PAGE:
Related Characters: Macbeth (speaker), Lady Macbeth (speaker)
Page Number: 1.7.68-71
Explanation and Analysis:

Lady Macbeth continues to convince Macbeth that they should kill Duncan. When he wonders whether they will actually succeed, she argues that with sufficient fortitude they will certainly triumph.

The first two lines in this passage are halting and uncertain. Macbeth begins a hypothetical clause—“If we should fail”—but does not successfully finish it; while Lady Macbeth offers the similarly half-formed question “We fail?” In contrast to these fragmented construction, she opts for an aggressive command—“screw your courage”—and acerbic claim: “we’ll not fail.” Bravery and adherence to one’s goals, in her opinion, will ensure success.

Their exchange insinuates two diverging views on human destiny: Whereas Macbeth attributes success to the whims of fates and prophecies, Lady Macbeth believes that humans themselves can select their own destiny. Her command “screw your courage to the sticking-place” implies that sufficient bravery will ensure success regardless of any external influence. Between these two characters, then, Shakespeare defines a spectrum of human relationships to destiny and personal agency—in which some attribute success to personal prowess while others see it as being out of one’s own hands.

Act 5, scene 5 Quotes
Tomorrow, and tomorrow, and tomorrow
Creeps in this petty pace from day to day
To the last syllable of recorded time;
And all our yesterdays have lighted fools
The way to dusty death. Out, out, brief candle!
Life's but a walking shadow, a poor player
That struts and frets his hour upon the stage,
And then is heard no more. It is a tale
Told by an idiot, full of sound and fury,
Signifying nothing.
Related Characters: Macbeth (speaker)
Page Number: 5.5.22-31
Explanation and Analysis:

As the final battle against Macduff's army approaches, Macbeth gives this moving soliloquy. He claims that life is an endless repetition and inherently meaningless.

To arrive at this nihilistic conclusion, Macbeth first ponders the succession of day after day. He notes how monotonous they are—a series of “Tomorrow, and tomorrow, and tomorrow”—to the extent that life never seems to significantly shift. If the future holds nothing novel, the past is similarly devoid of meaning—only ever bringing indications of “dusty death” to come. Instead of hoping to grasp closely life’s fleeting existence, however, Macbeth commands it to depart as rapidly as possible with the phrase “Out, out, brief candle!” His ambitious and cruel nature has thus culminated in a complete rejection of the significance to life itself: at the apex of his success, life has become to him nothing but a series of haphazard noises and commotions with no underlying meaning.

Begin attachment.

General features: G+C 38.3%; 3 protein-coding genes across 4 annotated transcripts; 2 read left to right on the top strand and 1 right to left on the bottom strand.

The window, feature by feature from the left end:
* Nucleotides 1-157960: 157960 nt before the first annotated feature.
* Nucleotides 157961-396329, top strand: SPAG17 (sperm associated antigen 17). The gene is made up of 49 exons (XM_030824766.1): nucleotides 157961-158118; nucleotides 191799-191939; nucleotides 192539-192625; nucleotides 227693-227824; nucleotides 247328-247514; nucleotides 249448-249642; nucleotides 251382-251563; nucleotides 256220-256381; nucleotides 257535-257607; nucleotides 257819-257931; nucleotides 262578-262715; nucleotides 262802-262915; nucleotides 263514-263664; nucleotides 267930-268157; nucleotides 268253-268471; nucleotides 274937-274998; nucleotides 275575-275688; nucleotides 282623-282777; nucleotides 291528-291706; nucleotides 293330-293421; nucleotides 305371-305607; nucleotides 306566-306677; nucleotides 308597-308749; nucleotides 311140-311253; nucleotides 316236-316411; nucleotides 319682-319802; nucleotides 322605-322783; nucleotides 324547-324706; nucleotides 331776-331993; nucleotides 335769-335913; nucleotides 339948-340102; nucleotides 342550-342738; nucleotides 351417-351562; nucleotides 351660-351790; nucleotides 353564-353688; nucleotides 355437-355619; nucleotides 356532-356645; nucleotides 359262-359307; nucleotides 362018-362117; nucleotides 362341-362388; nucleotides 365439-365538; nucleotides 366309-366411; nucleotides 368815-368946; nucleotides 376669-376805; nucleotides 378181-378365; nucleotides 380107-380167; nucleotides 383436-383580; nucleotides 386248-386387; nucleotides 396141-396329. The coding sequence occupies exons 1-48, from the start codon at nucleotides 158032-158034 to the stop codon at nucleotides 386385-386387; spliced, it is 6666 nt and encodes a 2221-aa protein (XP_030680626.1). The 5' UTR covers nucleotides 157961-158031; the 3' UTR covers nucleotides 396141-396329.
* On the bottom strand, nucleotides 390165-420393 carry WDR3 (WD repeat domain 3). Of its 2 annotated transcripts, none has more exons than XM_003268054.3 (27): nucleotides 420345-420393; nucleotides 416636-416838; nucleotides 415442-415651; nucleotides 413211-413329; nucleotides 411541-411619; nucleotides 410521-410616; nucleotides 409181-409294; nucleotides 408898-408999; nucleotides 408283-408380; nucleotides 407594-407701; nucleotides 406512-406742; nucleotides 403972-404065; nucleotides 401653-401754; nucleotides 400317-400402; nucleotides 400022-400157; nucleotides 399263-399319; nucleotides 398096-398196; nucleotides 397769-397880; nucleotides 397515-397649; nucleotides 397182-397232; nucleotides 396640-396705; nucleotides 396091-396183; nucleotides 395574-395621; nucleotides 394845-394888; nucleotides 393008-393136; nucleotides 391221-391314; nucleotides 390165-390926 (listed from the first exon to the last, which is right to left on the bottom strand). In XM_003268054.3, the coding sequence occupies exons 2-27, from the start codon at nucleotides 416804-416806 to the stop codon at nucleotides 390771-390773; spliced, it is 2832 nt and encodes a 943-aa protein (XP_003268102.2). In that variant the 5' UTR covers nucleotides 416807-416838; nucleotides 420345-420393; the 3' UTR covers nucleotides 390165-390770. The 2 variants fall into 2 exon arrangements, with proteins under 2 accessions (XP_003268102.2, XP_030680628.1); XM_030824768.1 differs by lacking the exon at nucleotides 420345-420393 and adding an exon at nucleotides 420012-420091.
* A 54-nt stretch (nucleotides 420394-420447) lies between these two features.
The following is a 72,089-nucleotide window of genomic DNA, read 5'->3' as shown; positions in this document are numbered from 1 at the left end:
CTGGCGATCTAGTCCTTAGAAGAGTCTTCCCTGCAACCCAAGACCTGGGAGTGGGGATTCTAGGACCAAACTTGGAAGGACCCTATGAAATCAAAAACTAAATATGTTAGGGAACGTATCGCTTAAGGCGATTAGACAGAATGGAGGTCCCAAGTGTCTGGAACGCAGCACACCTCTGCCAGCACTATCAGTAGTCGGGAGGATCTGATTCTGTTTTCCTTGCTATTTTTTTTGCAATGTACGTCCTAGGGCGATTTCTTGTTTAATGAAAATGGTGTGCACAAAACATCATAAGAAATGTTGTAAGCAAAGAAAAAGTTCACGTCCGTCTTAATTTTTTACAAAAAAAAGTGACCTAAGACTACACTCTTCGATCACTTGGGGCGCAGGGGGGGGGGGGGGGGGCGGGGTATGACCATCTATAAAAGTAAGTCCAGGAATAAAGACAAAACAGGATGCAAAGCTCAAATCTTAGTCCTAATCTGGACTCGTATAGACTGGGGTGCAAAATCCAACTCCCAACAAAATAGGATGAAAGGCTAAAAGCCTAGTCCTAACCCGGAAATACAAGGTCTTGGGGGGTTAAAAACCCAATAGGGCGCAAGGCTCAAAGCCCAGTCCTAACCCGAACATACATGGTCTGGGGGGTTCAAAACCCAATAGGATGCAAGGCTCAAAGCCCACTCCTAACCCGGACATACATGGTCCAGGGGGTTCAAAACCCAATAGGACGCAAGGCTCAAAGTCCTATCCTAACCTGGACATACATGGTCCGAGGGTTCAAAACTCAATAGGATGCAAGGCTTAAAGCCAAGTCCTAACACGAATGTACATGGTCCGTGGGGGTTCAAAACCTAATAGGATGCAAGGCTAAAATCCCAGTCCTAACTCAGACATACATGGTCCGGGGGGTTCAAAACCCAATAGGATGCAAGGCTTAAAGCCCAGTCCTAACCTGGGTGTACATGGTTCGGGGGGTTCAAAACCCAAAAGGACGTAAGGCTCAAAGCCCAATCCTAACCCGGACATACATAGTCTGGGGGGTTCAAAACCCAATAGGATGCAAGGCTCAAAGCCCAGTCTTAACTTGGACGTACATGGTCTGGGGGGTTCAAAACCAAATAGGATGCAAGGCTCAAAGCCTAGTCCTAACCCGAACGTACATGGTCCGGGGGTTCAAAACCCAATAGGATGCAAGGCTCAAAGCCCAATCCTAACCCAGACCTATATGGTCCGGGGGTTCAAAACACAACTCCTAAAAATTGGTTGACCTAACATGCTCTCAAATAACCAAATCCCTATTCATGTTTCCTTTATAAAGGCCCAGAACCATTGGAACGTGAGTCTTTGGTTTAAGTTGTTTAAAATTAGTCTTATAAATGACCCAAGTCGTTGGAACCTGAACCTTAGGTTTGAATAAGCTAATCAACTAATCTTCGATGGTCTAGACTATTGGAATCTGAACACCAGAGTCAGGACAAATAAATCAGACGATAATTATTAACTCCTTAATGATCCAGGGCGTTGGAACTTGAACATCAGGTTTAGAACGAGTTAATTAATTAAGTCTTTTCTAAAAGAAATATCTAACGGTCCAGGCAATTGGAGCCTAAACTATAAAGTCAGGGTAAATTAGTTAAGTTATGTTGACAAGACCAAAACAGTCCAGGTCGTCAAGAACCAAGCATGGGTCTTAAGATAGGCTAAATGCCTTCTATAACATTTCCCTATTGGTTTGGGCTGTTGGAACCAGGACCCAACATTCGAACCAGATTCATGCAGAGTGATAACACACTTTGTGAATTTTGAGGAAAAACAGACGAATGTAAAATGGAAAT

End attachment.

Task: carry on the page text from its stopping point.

Shakespeare brilliantly links this general pronouncement to the more specific case of reading and analyzing literature. Alliterating “petty pace” and repeating “day to day” reiterates how repeating patterns appear in language as well as in time; casting time to be made of “syllables” presents it as a construction of language. Presenting humans as “a poor player” and his environment as “the stage” similarly makes the experience of theater a metaphor for one’s life in the world. Macbeth’s “tale” becomes a symbol for the larger tale of human experience. Shakespeare makes a castigating self allusion with the phrase “told by an idiot,” which shows that he has no greater access to truth or meaning than any of his readers. His text itself resists pure comprehension in that it is “sound and fury” alone—“signifying nothing” because no single meaning can be attributed to its characters or constructions. In this way, Shakespeare presents the finitude and emptiness of Macbeth’s experience and the void of his language as a layered metaphor for each human’s eventual demise.